Congress Asks Bush to Help Seniors on 401(k) Withdrawals
President Bush on Tuesday signed legislation that temporarily suspends a tax penalty for senior citizens who do not take a minimum withdrawal from their 401(k)'s and other retirement accounts in 2009.
But dozens of Republican and Democratic members of Congress are asking the President to help senior citizens whose retirement savings plans have been hit by market losses this year.
Spearheaded by Rep. Spencer Bachus (R-AL) and Rep. Rodney Frelinghuysen (R-NJ), 61 members of Congress on Friday asked the President to direct Secretary of the Treasury Henry Paulson to waive the so-called required minimum distribution rule for 2008. Retirees older than 70 1/2 have to withdraw money from their defined contribution savings plans by Dec. 31 of each year or pay 50 percent of that minimum in taxes. The amount they must withdraw is a percentage based on the account's balance at the end of the previous year.
Because the stock market has dropped so significantly from last year, retirees whose accounts are heavily invested in stocks are faced with having to take their required withdrawal after losing as much as 40 percent of their investments.
In anticipation of continued market losses next year, Congress swiftly approved the Worker, Retiree and Employer Recovery Act (H.R. 7327) earlier this month. It had been introduced by U.S. Reps. George Miller (D-CA), Charles B. Rangel (D-NY), Howard P. "Buck" McKeon (R-CA), and Jim McCrery (R-LA).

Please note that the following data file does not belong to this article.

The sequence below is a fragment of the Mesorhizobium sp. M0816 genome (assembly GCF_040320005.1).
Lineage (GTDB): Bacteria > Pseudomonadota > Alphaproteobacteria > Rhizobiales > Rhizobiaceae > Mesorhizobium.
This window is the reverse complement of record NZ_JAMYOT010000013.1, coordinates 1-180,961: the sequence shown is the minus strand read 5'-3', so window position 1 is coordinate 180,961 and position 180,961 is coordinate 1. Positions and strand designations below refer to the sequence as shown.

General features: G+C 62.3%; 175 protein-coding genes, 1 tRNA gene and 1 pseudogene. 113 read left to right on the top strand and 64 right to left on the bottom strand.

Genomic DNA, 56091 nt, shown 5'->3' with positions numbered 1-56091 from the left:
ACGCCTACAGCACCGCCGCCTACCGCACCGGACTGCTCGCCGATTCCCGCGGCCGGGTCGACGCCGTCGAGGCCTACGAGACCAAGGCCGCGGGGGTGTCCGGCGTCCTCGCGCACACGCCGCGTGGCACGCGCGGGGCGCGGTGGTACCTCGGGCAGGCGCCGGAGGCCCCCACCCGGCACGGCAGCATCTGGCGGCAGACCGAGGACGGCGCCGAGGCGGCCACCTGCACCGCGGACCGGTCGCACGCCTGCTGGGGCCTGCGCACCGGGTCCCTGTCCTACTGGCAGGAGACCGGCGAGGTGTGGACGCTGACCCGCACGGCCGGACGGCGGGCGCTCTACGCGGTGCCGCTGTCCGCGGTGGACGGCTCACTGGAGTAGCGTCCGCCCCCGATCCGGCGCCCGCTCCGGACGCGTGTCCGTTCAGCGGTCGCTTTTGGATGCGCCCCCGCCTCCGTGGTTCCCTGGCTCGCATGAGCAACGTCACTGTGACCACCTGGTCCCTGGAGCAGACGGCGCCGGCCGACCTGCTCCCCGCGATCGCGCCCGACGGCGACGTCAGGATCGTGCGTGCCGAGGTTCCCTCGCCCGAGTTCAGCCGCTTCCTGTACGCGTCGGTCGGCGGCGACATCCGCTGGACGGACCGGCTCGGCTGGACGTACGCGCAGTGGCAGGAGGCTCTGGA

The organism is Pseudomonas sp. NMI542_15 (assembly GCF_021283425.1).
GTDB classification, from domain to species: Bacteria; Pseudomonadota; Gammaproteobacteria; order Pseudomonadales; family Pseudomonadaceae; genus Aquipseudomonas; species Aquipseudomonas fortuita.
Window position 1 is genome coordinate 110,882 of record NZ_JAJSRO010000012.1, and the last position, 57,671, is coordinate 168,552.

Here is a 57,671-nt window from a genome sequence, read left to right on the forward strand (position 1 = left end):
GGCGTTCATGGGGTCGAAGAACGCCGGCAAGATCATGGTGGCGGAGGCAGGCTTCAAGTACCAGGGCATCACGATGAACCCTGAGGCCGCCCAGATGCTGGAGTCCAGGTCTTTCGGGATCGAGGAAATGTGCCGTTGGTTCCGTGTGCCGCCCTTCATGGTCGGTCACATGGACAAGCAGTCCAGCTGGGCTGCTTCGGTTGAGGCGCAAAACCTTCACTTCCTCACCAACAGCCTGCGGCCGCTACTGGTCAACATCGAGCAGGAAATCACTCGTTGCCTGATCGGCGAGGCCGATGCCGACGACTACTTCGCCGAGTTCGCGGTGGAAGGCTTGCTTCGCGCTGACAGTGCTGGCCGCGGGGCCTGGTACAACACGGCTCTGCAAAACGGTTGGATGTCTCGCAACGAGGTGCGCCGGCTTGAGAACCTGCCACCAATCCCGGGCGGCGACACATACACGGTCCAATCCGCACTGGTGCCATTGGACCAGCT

The bill's sponsors said they didn't provide for a waiver for this year because they expected the Treasury Department and IRS to come up with a solution. In October, Miller, who chairs the House Education and Labor Committee, and Rep. Rob Andrews (D-NJ) sent a letter to Paulson asking him to suspend the tax penalty for 2008.
Last week, the Treasury and IRS decided not to change the rule. A Treasury official wrote that the agency was limited in its ability to make administrative changes and that changing the rules would be too complicated. Indeed, many seniors have already taken their withdrawals this year.
The members of Congress who sent Friday's letter want the agencies to let those seniors who have already complied with the rule to recontribute to their accounts in order to give their savings time to recover from the battered market.
Said Bachus: "Federal tax regulations should not force seniors to take money from their retirement accounts at a time when the value of their investments has plummeted. The bill pending before the President is a good step going forward, but seniors have already suffered significant losses and administrative action is needed to protect their savings this year as well."
By Nancy Trejos |
December 24, 2008; 7:00 AM ET
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